Changes in Federal Support for Academic S&E and R&D Activities Since the 1970s

Shifts in Emphasis of Federal S&E Support


Between FY 1971 and FY 1983, the distribution of funds between R&D support and "other S&E support" changed rather dramatically. (See appendix table 6.) In FY 1971, two-thirds of Federal academic S&E funds supported R&D activities and the remaining one-third supported all other S&E activities. After FY 1971, the share devoted to R&D rose steadily, reaching a peak of 89 percent in FY 1983. After FY 1983, the R&D share fluctuated between 86 percent and 88 percent while the "other S&E" share fluctuated between 12 percent and 14 percent. Since the combined group of research, doctorate-granting, and freestanding medical institutions receive most of the S&E funds, the distribution between R&D and other S&E support over the 30-year period basically mirrored the overall distribution for all institutions. For the remaining classifications—the 2-year, master's-granting, and baccalaureate-granting institutions—the emphasis also shifted toward R&D, but the focus was less concentrated. (See figure 7.) The R&D share of their support never reached as high as 80 percent, and in FY 2000, only about two-thirds of the funding for these institutions was for R&D and one-third was for "other S&E support."

Figure 7. Composition of Federal S&E support to academic institutions, by type of support: FY 1971-2000
Figure 7 Source Data: Excel File

The change in Federal funding emphasis between FY 1971 and FY 1983 resulted from a moderate increase in R&D support combined with a substantial decline in "other S&E support." The latter fell, in constant dollars, from about $2.5 billion in FY 1971 to $900 million in FY 1983 and then increased, stabilizing around $2 billion in the 1990s; it has still not reached the levels of the early 1970s in constant dollars.[8] (See appendix table 7.)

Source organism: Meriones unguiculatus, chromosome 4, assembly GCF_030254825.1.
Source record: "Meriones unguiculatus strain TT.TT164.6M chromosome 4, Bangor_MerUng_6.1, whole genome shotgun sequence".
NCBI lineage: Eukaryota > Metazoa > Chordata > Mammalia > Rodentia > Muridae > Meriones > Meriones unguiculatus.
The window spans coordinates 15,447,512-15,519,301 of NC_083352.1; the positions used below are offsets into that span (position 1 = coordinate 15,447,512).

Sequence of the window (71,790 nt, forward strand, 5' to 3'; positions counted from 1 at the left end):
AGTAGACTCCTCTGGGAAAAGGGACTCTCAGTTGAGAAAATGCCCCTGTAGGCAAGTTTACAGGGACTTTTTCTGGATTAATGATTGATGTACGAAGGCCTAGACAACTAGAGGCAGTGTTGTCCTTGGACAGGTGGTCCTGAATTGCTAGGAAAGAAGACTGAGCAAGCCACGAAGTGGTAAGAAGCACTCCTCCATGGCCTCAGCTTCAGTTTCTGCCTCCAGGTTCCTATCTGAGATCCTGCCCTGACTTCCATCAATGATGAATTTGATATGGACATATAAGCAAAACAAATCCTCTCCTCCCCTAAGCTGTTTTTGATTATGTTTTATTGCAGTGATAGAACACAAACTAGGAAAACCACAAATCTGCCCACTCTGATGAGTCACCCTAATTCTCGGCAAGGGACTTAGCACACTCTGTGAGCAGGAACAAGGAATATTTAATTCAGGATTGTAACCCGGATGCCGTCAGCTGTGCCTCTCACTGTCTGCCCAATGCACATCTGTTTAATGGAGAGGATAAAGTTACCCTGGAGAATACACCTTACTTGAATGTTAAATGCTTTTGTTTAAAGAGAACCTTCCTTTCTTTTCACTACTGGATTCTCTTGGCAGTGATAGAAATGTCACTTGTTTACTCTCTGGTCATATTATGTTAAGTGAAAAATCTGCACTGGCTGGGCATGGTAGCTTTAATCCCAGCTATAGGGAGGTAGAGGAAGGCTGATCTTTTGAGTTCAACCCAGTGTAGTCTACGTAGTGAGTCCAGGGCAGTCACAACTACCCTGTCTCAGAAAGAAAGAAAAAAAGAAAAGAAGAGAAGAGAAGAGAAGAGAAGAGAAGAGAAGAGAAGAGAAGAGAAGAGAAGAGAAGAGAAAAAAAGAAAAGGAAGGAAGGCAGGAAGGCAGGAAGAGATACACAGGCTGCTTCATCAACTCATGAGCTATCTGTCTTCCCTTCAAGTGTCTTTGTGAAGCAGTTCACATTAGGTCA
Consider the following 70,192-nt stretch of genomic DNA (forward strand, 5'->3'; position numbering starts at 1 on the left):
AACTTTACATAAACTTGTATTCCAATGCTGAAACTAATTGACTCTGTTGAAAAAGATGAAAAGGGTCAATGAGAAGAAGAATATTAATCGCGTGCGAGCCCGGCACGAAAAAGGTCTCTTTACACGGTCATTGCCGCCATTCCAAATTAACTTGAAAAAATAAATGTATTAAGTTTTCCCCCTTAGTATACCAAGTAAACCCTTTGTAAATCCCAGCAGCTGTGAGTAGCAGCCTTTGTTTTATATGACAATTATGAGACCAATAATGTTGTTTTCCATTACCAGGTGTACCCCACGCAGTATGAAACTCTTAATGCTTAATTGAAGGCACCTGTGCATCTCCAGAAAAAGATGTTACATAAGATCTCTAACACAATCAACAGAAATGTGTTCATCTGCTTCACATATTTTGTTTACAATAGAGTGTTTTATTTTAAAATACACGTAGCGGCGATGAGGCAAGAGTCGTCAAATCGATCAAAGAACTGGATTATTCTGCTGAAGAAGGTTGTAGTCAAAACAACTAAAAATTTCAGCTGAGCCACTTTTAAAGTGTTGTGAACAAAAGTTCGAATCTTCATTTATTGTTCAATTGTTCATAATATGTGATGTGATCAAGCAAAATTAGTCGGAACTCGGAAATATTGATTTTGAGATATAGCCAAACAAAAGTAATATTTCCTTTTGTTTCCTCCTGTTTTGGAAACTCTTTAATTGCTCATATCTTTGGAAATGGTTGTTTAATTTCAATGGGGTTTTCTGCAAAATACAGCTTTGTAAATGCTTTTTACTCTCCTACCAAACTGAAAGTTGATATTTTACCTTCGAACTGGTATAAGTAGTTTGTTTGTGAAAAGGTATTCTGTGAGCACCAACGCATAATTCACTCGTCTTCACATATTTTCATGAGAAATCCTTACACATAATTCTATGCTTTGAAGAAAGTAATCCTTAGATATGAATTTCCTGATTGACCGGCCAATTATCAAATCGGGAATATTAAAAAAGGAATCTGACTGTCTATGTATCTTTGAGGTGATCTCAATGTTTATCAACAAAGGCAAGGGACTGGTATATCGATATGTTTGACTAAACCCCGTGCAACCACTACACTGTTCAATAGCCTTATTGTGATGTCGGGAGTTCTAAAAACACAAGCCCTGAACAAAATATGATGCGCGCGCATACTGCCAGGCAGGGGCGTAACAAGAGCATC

The decline in "other S&E support" was particularly dramatic in the category of fellowship, traineeship, and training grants, which fell from $1.4 billion in FY 1971 to about $275 million in FY 1983—almost a fivefold decrease in about a decade's time. After FY 1983, funding for this category exhibited a fairly steady increase, reaching a peak of just over $800 million in FY 1999. Funding for the "other S&E support" category with the second highest level of Federal support in FY 1971—other S&E activities—fell from $710 million to $484 million in FY 1983, while combined funding for the two remaining "other S&E support" categories—facilities and equipment for S&E instruction and general support for S&E— decreased two-thirds, from $429 to $141 million, between FY 1971 and FY 1983. In contrast, Federal academic R&D support increased from about $5.2 billion to $7.4 billion during this same period. (See appendix table 8.)

Although "other S&E support" was never a large part of overall Federal S&E support for academic institutions during the period analyzed, the decline in both the share and level of such support had a disproportionate effect on institutions that were not classified as research, doctorate-granting, or medical. Many of these institutions lost any Federal support they may have had for their S&E activities during this period. The number of such institutions receiving support began to increase again in the latter part of the 1980s and the early 1990s, but it never reached the level of the early 1970s. It appears that only by developing an ability to compete for and obtain Federal R&D funds did many of the institutions that stopped receiving Federal S&E support during the 1970s and early 1980s regain such support. (See appendix table 2.) A number of Federal initiatives like EPSCoR, HBCU, and Tribal College programs, and S&E education programs for colleges and universities were created with the objective of improving capacity in these institutions.




Footnotes

[8] Unless otherwise indicated, all references to dollars refer to 1996 constant dollars.


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